This Week in Leadership (Nov 29 - Dec 5)
Questions—and answers—about the Omicron variant's impact on organizations. Plus, critical year-end moves to boost your career.
If it’s New York, you’re talking $235,000 a year for senior-level executives. By comparison, Nashville would be a steal, and Toronto would be the lowest—about $70,000 a year less.
One of the most anticipated corporate decisions of the year—Amazon’s second headquarters—moved into a new gear last week when the company announced the 20 finalist cities it is considering. Certainly, the stakes are significant, with Amazon expecting to add 50,000 jobs to the winning city and a $5 billion investment. So the question was obvious: where do the finalists stand on average pay?
According to a Korn Ferry analysis for three employee levels, the differences are big. New York, not surprisingly, would be the most expensive second home for Amazon from a talent perspective, with compensation averaging $68,700 for an entry-level employee, $128,400 for a mid-level employee, and $235,000 for a senior-level employee. At the other end of the spectrum are Nashville and Toronto, where average compensation is less than $55,000 for an entry-level employee and around $94,000 for a mid-level employee—and as much as $180,300 for Nashville and $166,000 in Toronto for senior-level. (See chart below).
To some degree, experts say, higher compensation costs for talent could actually work in Amazon’s favor. For example, if Amazon expects the average salary at its second headquarters to be about $100,000 and they selected a city where the average salary would actually be $125,000, then they can use the additional expense as leverage to extract concessions. Using Amazon’s projected 50,000 jobs, in this example it would have to pay an extra $1.25 billion annually in compensation.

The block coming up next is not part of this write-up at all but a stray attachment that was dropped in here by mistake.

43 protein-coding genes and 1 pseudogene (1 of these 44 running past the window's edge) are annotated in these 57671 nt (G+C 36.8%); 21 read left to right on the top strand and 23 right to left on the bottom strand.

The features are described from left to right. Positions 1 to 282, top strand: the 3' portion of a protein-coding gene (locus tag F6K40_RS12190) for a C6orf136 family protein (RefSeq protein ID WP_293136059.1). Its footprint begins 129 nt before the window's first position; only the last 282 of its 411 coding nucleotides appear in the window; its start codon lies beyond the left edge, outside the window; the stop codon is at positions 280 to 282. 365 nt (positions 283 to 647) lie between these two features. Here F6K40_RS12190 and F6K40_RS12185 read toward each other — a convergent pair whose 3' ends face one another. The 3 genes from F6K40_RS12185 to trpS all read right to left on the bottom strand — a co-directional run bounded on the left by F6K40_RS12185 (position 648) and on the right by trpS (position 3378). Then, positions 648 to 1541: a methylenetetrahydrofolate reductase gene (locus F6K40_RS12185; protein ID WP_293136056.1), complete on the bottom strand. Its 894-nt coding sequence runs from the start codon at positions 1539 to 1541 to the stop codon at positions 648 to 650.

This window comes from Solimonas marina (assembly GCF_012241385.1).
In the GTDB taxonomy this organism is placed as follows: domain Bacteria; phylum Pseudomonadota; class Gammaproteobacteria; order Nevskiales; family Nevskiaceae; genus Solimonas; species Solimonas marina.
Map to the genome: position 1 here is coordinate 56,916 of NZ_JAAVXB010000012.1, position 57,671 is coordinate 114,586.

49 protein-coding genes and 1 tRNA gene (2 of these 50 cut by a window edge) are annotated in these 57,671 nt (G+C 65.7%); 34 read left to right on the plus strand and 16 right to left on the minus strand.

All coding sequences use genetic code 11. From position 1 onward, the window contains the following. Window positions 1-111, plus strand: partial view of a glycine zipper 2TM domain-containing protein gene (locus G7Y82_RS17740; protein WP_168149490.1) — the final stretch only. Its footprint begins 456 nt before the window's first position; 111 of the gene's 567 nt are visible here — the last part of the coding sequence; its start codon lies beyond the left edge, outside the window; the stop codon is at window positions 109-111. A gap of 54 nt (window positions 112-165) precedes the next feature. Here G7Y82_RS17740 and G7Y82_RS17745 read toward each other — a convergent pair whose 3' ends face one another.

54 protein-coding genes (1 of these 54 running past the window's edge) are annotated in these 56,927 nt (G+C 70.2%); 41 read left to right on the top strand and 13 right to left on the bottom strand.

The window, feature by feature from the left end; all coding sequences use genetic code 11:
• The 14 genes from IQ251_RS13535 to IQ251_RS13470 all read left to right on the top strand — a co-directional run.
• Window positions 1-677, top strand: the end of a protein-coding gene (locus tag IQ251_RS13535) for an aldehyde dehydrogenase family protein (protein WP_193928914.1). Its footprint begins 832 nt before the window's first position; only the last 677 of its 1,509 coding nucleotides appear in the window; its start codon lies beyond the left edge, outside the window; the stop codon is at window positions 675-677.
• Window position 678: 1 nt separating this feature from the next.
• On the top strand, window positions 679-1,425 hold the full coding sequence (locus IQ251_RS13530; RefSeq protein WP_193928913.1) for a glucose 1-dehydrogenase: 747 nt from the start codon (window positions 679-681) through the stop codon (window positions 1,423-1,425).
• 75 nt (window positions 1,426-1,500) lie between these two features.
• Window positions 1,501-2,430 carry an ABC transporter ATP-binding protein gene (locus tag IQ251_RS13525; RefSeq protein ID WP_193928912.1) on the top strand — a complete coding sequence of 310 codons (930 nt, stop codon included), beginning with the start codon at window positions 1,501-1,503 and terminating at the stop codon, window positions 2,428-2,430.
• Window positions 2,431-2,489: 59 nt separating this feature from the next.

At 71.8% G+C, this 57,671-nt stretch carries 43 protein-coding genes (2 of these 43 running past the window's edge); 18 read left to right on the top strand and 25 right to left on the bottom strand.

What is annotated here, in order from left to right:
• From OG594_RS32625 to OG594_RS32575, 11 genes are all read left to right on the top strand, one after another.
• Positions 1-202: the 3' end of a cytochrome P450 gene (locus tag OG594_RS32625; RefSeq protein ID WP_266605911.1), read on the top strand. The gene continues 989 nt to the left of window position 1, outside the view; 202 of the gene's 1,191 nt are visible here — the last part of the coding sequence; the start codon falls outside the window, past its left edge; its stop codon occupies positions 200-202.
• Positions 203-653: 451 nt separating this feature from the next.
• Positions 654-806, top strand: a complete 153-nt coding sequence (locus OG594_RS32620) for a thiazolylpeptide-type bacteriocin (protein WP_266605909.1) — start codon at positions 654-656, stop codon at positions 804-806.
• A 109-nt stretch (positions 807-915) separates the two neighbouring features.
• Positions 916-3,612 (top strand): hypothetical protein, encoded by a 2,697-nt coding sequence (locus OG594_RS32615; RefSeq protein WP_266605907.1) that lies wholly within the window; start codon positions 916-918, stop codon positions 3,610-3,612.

“Those cities with higher costs are going to have to make a bigger business case,” says Craig Rowley, senior client partner for Korn Ferry’s consumer & retail practice.
According to Maryam Morse, senior client partner, leader of Korn Ferry’s Rewards practice in North America, where Amazon ultimately selects will hinge on what its ambitions are for its second headquarters. “If it’s a conventional headquarters, where you need lots of accountants, logistics, HR, and other similar jobs, then those lower-cost cities may look very attractive. There are lots of people with those skill sets already in those towns and their low cost-of-living/family atmosphere may attract people to those towns,” Morse says.
“However, if they’re looking for it to be a bigger tech hub, then Amazon may find it really tough to recruit 50,000 tech people to a place like Nashville.” When viewed through that lens, pay will be a factor in Amazon’s decision, but what type of people it wants to hire may matter more.